I started reading Philip Reeve’s Predator City series last year, on the strength of the Mortal Engines trailer that was making the rounds at the time. The books are absolutely brilliant, and almost a year later, we have the first movie delivered by Peter Jackson protege, Christian Rivers.
When you wait so long for a film to appear, you start to worry if it can be possibly as good as you want it to be; if the movie is based on a favourite book then the sense of apprehension doubles. Things get worse if you can only make the 3D showing …
So what was it like? Well, as you’d expect, it was a bit like The Hobbit for Steampunk fans …
I don’t usually crack straight on with a sequel straight after reading Book 1, but the whole Mortal Engines thing intrigued me. The whole setup was so well-done, so painstakingly executed that I wanted to see, from a purely technical viewpoint, if the author could maintain that level of commitment through to the sequel. In many cases, a second book comes across as a little bit tired – not so here. If anything, Predator’s Gold was even better than Mortal Engines.
The writing was a lot more confident, and the characterisation, I felt, was much deeper. Tom (our main protagonist) hadn’t really changed that much in the two years since we’d seen him, while Hester, his partner, has hardened (and I didn’t think that was possible) further into the kind of selfish and embittered survivor he needs to keep him alive. That’s the thing about Tom: he’s an almost passive observer to things going on around him, so he sometimes seems to fade into the background, especially if he’s in a room with far more interesting people. Th rest of the characters are gloriously over the top: they’re either shockingly evil, in a Christmas pantomine sort of a way (YA fiction, remember?) or laugh-out-loud comical.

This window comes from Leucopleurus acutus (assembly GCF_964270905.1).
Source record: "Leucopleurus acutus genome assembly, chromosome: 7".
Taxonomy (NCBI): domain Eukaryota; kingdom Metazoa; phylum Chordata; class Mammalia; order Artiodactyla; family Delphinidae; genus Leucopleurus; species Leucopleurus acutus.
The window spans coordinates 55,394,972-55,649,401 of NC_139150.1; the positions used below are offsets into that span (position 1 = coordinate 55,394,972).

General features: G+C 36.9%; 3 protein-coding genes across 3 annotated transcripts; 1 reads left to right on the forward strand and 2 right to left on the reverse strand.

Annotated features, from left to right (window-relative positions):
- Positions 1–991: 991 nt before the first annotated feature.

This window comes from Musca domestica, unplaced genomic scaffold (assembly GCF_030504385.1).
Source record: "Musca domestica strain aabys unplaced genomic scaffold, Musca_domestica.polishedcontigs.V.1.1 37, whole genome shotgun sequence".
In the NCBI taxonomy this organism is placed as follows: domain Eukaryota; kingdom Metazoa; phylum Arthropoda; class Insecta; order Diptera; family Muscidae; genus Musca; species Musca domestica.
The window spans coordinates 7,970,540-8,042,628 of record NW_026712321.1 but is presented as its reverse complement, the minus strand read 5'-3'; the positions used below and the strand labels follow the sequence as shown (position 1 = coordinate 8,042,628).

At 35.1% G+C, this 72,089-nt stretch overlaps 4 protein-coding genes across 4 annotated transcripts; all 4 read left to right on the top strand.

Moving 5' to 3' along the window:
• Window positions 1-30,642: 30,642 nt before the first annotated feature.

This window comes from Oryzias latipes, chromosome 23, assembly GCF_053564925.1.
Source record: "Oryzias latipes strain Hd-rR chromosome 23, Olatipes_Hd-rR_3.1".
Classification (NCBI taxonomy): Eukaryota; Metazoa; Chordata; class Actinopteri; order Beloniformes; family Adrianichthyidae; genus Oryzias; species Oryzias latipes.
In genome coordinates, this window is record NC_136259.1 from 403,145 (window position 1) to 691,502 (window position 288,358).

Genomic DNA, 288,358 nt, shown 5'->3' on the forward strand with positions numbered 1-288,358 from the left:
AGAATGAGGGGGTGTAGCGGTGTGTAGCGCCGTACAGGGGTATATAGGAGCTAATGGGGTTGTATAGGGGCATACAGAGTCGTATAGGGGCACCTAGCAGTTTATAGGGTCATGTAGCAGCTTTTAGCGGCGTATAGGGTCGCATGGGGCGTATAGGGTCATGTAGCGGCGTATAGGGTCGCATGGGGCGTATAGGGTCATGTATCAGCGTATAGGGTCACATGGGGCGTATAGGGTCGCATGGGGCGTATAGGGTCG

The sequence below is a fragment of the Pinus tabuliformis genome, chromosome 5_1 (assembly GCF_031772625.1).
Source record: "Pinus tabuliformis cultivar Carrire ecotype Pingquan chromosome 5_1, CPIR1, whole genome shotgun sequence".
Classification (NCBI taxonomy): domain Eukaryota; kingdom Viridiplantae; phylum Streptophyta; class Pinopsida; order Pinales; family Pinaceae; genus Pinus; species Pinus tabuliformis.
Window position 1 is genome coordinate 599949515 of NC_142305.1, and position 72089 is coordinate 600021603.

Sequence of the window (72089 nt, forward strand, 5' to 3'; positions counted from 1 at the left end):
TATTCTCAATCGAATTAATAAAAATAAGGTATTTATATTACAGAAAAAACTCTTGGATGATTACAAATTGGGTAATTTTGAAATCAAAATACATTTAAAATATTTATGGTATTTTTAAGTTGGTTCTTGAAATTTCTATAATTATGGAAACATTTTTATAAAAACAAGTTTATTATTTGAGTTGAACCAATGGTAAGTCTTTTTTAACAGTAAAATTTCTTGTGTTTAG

Like Mortal Engines, there are two really stand-out points with this novel. First off, the settings. The whole idea is magnificient. This notion that towns have evolved into almost living things that prey across the landscape of a ruined planet, lying in wait to devour smaller, unsuspecting towns is simply brilliant.
And secondly, we have the quality of the prose: tight, easy-flowing, not a single word goes to waste. Reeve has actually done something that is enormously tricky to pull off; he’s written the book in an omniscient viewpoint, dipping out of the characters heads, sometimes within the same paragraph. He’s made it work, and I can’t say I’ve read many authors that have managed to get that right.
This is quite an old one; published in 2001 I believe, and it completely passed me by. I probably would’ve carried on walking past it in the book shop if not for the fact that Peter Jackson has made it into a movie (set for a December 2018 release). Saw the trailer, bought the book … and read it in about a day.
Thousands of years after a war that lasted just sixty minutes, the survivors of humanity wander the plains of Europe and Asia in Traction Cities: remnants of the post-war metropolises mounted on massive (and I do mean MASSIVE) engines. The Traction Cities ‘hunt’ smaller towns, stripping them down for fuel and parts and enslaving their population. I’ve posted the film trailer, which’ll give you an idea of how it works.
Not only do I love the concept, I love the way the story is told. It’s aimed at young adults, but it’s told in a simple literary style that manages to focus heavily on the characters without losing the connection to the surrounding action. The scene setting is brilliant; in fact I was hooked when I read the first paragraph, and the quality of the piece runs through right to the last page.